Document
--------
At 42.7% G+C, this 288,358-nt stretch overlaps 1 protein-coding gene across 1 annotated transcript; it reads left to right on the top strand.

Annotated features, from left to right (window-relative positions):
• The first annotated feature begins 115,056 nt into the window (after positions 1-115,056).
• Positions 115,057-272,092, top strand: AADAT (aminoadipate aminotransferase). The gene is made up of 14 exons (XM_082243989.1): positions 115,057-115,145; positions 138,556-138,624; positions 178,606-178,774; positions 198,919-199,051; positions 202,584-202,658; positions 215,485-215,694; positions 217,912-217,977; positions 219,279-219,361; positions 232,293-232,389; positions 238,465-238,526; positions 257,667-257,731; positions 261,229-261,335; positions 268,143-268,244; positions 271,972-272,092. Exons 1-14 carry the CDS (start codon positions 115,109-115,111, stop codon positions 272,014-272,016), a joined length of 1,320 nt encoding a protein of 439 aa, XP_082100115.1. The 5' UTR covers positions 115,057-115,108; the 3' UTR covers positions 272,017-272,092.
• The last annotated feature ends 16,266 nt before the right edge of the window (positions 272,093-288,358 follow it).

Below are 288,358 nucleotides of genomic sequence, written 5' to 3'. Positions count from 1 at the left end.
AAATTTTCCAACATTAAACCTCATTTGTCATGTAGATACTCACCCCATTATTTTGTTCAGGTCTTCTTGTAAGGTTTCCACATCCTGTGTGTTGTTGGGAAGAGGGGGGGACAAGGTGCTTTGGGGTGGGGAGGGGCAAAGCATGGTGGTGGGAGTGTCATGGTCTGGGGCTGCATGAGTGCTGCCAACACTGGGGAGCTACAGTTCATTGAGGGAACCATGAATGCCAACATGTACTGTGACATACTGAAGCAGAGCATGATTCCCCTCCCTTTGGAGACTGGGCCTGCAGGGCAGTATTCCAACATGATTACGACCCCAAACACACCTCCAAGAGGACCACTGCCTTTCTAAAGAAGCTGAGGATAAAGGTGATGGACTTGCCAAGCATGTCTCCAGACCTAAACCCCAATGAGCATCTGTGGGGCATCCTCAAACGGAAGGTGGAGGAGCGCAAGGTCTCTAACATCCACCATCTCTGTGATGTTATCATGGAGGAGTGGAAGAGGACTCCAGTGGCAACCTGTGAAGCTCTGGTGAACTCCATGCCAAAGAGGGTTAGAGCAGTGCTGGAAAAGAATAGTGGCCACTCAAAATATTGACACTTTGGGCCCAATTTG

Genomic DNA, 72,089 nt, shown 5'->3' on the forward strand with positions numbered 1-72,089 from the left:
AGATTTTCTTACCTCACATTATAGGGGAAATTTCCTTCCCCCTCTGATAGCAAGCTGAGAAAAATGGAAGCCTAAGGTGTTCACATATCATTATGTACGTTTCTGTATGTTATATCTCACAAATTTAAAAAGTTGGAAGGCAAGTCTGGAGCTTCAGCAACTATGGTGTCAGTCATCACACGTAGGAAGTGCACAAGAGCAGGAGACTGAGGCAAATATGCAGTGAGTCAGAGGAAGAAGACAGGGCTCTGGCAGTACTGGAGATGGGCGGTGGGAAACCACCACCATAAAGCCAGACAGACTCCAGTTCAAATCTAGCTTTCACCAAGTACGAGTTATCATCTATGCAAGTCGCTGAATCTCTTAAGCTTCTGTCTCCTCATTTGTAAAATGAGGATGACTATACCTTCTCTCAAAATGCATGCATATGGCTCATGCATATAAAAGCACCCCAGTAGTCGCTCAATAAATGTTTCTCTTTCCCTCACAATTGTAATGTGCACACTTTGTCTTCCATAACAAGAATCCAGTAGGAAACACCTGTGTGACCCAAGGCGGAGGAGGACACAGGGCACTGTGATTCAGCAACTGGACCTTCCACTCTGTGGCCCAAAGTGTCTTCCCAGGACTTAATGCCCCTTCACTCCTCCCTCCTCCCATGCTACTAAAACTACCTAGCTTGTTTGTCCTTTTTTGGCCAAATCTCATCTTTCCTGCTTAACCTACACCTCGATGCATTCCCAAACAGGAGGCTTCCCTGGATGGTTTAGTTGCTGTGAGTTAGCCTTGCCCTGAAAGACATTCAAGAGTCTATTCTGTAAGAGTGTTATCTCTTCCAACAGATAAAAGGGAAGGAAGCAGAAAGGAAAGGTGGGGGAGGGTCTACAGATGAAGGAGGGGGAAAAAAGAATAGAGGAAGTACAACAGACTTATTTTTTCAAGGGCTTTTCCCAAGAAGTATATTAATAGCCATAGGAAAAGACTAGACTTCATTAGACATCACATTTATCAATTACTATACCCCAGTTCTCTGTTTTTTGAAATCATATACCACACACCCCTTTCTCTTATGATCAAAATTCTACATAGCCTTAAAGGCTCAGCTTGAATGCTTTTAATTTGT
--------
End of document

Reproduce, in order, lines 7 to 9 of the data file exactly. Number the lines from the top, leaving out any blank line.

AAATTTTCCAACATTAAACCTCATTTGTCATGTAGATACTCACCCCATTATTTTGTTCAGGTCTTCTTGTAAGGTTTCCACATCCTGTGTGTTGTTGGGAAGAGGGGGGGACAAGGTGCTTTGGGGTGGGGAGGGGCAAAGCATGGTGGTGGGAGTGTCATGGTCTGGGGCTGCATGAGTGCTGCCAACACTGGGGAGCTACAGTTCATTGAGGGAACCATGAATGCCAACATGTACTGTGACATACTGAAGCAGAGCATGATTCCCCTCCCTTTGGAGACTGGGCCTGCAGGGCAGTATTCCAACATGATTACGACCCCAAACACACCTCCAAGAGGACCACTGCCTTTCTAAAGAAGCTGAGGATAAAGGTGATGGACTTGCCAAGCATGTCTCCAGACCTAAACCCCAATGAGCATCTGTGGGGCATCCTCAAACGGAAGGTGGAGGAGCGCAAGGTCTCTAACATCCACCATCTCTGTGATGTTATCATGGAGGAGTGGAAGAGGACTCCAGTGGCAACCTGTGAAGCTCTGGTGAACTCCATGCCAAAGAGGGTTAGAGCAGTGCTGGAAAAGAATAGTGGCCACTCAAAATATTGACACTTTGGGCCCAATTTG

Genomic DNA, 72,089 nt, shown 5'->3' on the forward strand with positions numbered 1-72,089 from the left:
AGATTTTCTTACCTCACATTATAGGGGAAATTTCCTTCCCCCTCTGATAGCAAGCTGAGAAAAATGGAAGCCTAAGGTGTTCACATATCATTATGTACGTTTCTGTATGTTATATCTCACAAATTTAAAAAGTTGGAAGGCAAGTCTGGAGCTTCAGCAACTATGGTGTCAGTCATCACACGTAGGAAGTGCACAAGAGCAGGAGACTGAGGCAAATATGCAGTGAGTCAGAGGAAGAAGACAGGGCTCTGGCAGTACTGGAGATGGGCGGTGGGAAACCACCACCATAAAGCCAGACAGACTCCAGTTCAAATCTAGCTTTCACCAAGTACGAGTTATCATCTATGCAAGTCGCTGAATCTCTTAAGCTTCTGTCTCCTCATTTGTAAAATGAGGATGACTATACCTTCTCTCAAAATGCATGCATATGGCTCATGCATATAAAAGCACCCCAGTAGTCGCTCAATAAATGTTTCTCTTTCCCTCACAATTGTAATGTGCACACTTTGTCTTCCATAACAAGAATCCAGTAGGAAACACCTGTGTGACCCAAGGCGGAGGAGGACACAGGGCACTGTGATTCAGCAACTGGACCTTCCACTCTGTGGCCCAAAGTGTCTTCCCAGGACTTAATGCCCCTTCACTCCTCCCTCCTCCCATGCTACTAAAACTACCTAGCTTGTTTGTCCTTTTTTGGCCAAATCTCATCTTTCCTGCTTAACCTACACCTCGATGCATTCCCAAACAGGAGGCTTCCCTGGATGGTTTAGTTGCTGTGAGTTAGCCTTGCCCTGAAAGACATTCAAGAGTCTATTCTGTAAGAGTGTTATCTCTTCCAACAGATAAAAGGGAAGGAAGCAGAAAGGAAAGGTGGGGGAGGGTCTACAGATGAAGGAGGGGGAAAAAAGAATAGAGGAAGTACAACAGACTTATTTTTTCAAGGGCTTTTCCCAAGAAGTATATTAATAGCCATAGGAAAAGACTAGACTTCATTAGACATCACATTTATCAATTACTATACCCCAGTTCTCTGTTTTTTGAAATCATATACCACACACCCCTTTCTCTTATGATCAAAATTCTACATAGCCTTAAAGGCTCAGCTTGAATGCTTTTAATTTGT